Every great event starts with a good plan…and a budget. Then things change. And change again. How do you accurately budget for virtual and hybrid events with so many moving parts? We asked Chantel Megaffin, Director of Program Management at Endless Events, for her insight on how to effectively budget for digital events.
Managing your Budget Expectations
Looking at 2022, we’re now able to host hybrid events with a mix of in-person and virtual participants. Back in 2020 we were solely limited to virtual events, and companies shifted their onsite event budgets to work virtually. Now that we’re hosting both virtual and hybrid events, it’s important to set appropriate expectations for your event budget.
Unfortunately, your virtual event budget can’t be directly translated into what a hybrid event will cost. There are several new things to consider when it comes to hybrid. Chantel reminds us that we can do something pretty basic with $1,000, “You can get a zoom license and you can do a little webinar, but that’s not a virtual event. And that’s definitely not going to be enough for your hybrid event.”
If you’re hosting a high-quality hybrid event, take into account a large portion of your budget will go towards production and your choice of platform.
What are your event’s “must-haves” and “nice-to-haves?”
Start by brainstorming what your event’s “must-haves” and “nice-to-haves” are.
Is it attendee interaction? One-to-one meeting scheduling? Do you need the ability to bring an attendee on-screen and actively ask a question to presenters?
Your platform costs can range from $2,000 to $100,000 depending on extra features, scale, and complexity. So we recommend choosing your platform wisely since it’ll end up being a large portion of your budget.
Stretching Your Production Budget
Beyond platform choice, you also have to consider your production methods and the budget that comes along with them. Before the pandemic, companies were able to set up a lock shot camera and easily stream their session onto a platform like Facebook Live. And this worked for a while.
But expectations have definitely changed where people are looking for much higher quality production now. “They’re looking for more engagement and particularly for your virtual audience, they don’t want to feel like they’re getting the short end of the stick,” says Chantel.
When it comes to hybrid events, it’s important to consider both audiences. People want to receive the same value sitting in front of their computer screen as they would sitting in a live audience. And that is dependent on your production capabilities and your platform support.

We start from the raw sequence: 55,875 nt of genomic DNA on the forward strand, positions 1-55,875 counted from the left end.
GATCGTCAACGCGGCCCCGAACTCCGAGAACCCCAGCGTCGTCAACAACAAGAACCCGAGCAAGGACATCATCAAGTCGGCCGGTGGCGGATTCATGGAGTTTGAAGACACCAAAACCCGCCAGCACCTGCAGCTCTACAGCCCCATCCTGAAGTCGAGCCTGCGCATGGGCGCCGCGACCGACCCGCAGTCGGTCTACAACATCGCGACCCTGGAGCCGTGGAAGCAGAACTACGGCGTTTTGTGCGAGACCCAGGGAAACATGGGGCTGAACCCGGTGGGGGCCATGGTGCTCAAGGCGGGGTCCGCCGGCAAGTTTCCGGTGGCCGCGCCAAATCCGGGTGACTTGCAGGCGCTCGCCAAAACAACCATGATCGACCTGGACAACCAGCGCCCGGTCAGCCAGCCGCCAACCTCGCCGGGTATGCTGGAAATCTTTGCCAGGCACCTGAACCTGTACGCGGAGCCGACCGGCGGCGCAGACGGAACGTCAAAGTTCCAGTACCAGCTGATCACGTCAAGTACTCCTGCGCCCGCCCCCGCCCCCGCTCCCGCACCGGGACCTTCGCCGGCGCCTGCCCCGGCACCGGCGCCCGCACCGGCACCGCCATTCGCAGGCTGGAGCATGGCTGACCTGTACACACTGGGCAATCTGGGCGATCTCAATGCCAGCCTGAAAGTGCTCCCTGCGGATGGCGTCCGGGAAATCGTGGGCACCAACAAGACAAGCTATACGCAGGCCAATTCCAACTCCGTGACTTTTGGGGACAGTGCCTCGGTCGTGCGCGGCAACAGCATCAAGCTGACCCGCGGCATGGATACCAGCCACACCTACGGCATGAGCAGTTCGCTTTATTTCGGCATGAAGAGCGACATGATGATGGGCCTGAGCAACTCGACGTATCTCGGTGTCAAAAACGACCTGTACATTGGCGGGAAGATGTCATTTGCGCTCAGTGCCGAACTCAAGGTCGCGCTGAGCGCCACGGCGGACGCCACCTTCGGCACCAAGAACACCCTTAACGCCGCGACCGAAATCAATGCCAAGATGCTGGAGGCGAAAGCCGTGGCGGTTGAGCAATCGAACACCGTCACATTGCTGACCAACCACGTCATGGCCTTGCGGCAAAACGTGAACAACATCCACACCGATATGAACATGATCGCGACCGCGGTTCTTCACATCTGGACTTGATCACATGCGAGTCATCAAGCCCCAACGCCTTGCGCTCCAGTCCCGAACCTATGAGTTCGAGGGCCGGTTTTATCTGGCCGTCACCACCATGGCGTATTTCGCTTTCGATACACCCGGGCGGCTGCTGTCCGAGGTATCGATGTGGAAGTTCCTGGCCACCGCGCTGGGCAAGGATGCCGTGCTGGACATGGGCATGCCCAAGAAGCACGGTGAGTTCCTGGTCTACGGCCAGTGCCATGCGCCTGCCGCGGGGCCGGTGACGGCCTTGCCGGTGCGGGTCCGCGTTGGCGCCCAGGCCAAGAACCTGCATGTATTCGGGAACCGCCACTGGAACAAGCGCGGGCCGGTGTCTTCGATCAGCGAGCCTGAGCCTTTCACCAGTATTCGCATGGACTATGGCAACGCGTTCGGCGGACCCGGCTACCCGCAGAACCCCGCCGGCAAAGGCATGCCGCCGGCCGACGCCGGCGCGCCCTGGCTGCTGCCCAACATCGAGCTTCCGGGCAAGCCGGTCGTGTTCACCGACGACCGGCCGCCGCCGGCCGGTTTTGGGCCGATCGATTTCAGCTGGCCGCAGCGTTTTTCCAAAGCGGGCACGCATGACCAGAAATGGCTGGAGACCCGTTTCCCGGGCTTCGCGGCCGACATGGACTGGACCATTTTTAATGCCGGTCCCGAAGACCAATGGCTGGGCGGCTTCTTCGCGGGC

To stretch your production budget, see how you can make use of the equipment that you’re already using for your in-person audience. Michael Judeh, Senior Director of Audiovisual Technology for Convene says, “the learning curve for hybrids, with all the technical terms and equipment plus the costs that they have not encountered before, is significant.”
Plan accordingly and make sure you’re practicing ahead of time.
How do other additions impact your budget?
Little things add up. Thinking about these additions beforehand can help you tweak and adjust your hybrid event budget proactively.
- Are you charging a registration fee?
- Do you want to use your video content afterward?
- Have you considered your branding — both digital and physical?
If you’re reusing video content, add a post-production budget. This will account for editing services needed to make your event videos look professional, and to extend their stand-alone shelf life online.
Virtual and hybrid events have very different forms of branding. In the virtual space, you have digital branding condensed on your screen. In your hybrid event space, you have to think about making a cohesive in-person branded experience. It’s important to make sure you’re taking advantage of your branding opportunities across both audiences.
In summary, prioritize your virtual and in-person attendee experience with your “must-haves” and nice-to-haves”. Check these against your event’s core goals. Have you covered what your leaders, partners, and sponsors expect from your event? And finally, build a buffer in your budget for uncertainties, which almost always pop up in the last few weeks leading up to your virtual and hybrid events.